BEIRUT in the old days was a ``wide open city,'' according to one knowledgeable Western official who served there. ``There were some 30 papers, almost all influenced or financed by one or another international party. It was very easy to find a propaganda outlet and not terribly dangerous. Disinformation was heavy on both sides'' -- i.e., the Soviets and the West. ``All sides put a lot of throwaway propaganda into the papers that took their line, even though they were identified with [them].
``One could often spot an item which served Soviet interests in a small pro-communist paper which later turned up in a larger sheet in Europe, India, or Latin America. And they clearly intended that over a period of time there would be a crescendo of replays,'' especially in the more credible European news media. The hope, says the official, was that eventually reporters and readers would think `` `OK, this is the fact, the truth.' Then it's no longer traceable to this little paper it originally appeared in.''
The West undoubtedly did the same.
A more specific procedure might mean challenging favorable material that one's own side had already inserted into the media to ``keep it alive'' by controversy. Another might be supplying subtle forgeries, even to opposition papers, just to get a detail into print. The Soviets played such games with Islamic and pro-Western papers.
And how well did these tricks work?
``The down-to-earth answer is that they are not so successful in most cases. But there are times when something gets accepted as fact on the analytical side. . . .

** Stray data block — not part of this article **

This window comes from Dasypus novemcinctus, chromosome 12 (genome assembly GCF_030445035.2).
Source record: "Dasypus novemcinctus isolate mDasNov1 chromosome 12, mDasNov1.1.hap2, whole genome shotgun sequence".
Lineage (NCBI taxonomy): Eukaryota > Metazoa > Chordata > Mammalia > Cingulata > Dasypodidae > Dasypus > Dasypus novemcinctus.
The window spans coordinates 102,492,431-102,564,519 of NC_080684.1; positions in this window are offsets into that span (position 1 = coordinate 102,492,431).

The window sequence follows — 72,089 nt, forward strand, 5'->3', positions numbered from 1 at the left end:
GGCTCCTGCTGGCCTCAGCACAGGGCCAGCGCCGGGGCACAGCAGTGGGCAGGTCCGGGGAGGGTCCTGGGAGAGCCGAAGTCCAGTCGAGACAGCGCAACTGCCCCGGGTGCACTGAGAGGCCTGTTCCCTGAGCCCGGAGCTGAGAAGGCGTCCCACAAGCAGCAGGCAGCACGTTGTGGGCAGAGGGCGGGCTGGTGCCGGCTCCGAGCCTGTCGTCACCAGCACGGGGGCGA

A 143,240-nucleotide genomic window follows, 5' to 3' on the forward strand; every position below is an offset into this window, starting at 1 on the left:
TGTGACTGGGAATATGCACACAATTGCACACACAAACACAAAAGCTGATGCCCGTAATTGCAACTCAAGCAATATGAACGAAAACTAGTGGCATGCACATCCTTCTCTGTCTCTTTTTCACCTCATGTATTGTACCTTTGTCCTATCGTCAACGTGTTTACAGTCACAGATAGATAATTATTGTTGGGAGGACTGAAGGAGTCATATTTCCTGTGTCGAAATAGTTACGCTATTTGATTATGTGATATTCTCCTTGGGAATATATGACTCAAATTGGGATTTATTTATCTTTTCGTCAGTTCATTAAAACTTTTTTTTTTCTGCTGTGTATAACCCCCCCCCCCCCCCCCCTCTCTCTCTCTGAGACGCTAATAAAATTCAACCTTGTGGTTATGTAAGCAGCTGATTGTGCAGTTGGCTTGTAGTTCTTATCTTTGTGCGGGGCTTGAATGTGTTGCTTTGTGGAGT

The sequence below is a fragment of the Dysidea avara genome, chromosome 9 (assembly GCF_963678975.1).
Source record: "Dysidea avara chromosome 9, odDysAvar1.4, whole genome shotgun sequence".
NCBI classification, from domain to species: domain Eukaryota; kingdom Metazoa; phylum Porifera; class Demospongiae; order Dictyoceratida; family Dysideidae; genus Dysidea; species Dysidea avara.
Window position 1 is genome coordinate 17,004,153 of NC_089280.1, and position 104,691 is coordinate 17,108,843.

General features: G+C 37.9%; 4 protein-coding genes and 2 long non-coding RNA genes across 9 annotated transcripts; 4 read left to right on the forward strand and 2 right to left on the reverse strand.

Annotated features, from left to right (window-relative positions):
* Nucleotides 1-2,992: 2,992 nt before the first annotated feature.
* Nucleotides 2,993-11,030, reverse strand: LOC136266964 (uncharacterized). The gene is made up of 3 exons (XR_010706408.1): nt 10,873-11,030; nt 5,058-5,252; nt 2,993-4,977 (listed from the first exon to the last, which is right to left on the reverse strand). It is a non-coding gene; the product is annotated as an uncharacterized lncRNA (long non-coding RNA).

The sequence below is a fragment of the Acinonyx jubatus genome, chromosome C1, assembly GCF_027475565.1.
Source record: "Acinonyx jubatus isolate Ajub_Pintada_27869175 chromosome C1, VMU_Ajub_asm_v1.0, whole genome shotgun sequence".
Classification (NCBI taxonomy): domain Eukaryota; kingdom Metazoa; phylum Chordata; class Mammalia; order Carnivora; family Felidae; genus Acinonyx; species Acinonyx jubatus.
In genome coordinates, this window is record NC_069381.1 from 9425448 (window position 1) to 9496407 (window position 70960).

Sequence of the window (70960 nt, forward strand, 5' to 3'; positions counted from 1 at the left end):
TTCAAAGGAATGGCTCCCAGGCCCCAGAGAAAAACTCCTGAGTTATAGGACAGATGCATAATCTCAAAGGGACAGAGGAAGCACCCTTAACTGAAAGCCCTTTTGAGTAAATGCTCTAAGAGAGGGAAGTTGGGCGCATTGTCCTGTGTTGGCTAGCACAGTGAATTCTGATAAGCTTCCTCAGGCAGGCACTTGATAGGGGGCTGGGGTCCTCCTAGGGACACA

``The more specific, the more fruitful. An effective ambassador or intelligence operative, for instance, might be hurt by a disinformation effort. ``The broader the objective, the more difficult it is to have a lasting success. . . .
``There are three situations when disinformation can be useful: 1. A very specifically targeted situation, when the mindset is such that it merely reinforces attitudes. 2. Constant and long-term repetition has an impact. 3. When decisions have to be made about ongoing situations, the balance can be tipped if there is not much information. These are the only times when it really works.''
As an illustration, the Soviets ``can mobilize peace groups and convince a given audience of the warlike intentions of the Pershing II, etc.'' (though that is not disinformation per se). Or, if they want to convince someone of ``a specific intention of the US to overthrow a government, they can do it if there is a small enough, unsophisticated enough audience.''
The late Indira Gandhi was a ``very interesting'' example. She was ``a lady brought up in an anticolo-nialist background, very well educated. As she grew more nonaligned, she became more paranoid about Western intelligence agencies. She had observed their activities at first hand for many years. The Soviets played that very well. They know the ingrown, psychological basis. They feed that preconception, even when they know it's not true.''
Is there any difference between the West and Moscow in practicing disinformation in the Mideast?
``The means are not all that different. Maybe the Soviets put a little more effort into it. But maybe that's essentially because the basic Western message is so effective in the overt sense.''